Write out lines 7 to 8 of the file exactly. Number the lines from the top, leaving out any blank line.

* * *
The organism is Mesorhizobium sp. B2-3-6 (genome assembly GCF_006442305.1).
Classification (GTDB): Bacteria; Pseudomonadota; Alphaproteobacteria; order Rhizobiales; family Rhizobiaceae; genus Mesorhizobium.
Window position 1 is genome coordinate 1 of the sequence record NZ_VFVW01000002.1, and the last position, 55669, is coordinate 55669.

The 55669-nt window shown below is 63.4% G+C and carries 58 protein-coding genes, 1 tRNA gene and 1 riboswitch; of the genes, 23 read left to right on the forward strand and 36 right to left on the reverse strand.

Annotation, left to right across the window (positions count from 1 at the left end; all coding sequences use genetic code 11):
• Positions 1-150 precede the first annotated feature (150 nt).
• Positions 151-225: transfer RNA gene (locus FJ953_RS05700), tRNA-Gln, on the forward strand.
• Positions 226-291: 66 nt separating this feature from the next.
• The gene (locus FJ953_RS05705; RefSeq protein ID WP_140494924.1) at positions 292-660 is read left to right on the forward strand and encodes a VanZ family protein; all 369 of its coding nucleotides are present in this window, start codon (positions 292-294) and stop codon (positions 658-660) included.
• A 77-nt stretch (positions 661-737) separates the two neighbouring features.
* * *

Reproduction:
• Positions 151-225: transfer RNA gene (locus FJ953_RS05700), tRNA-Gln, on the forward strand.
• Positions 226-291: 66 nt separating this feature from the next.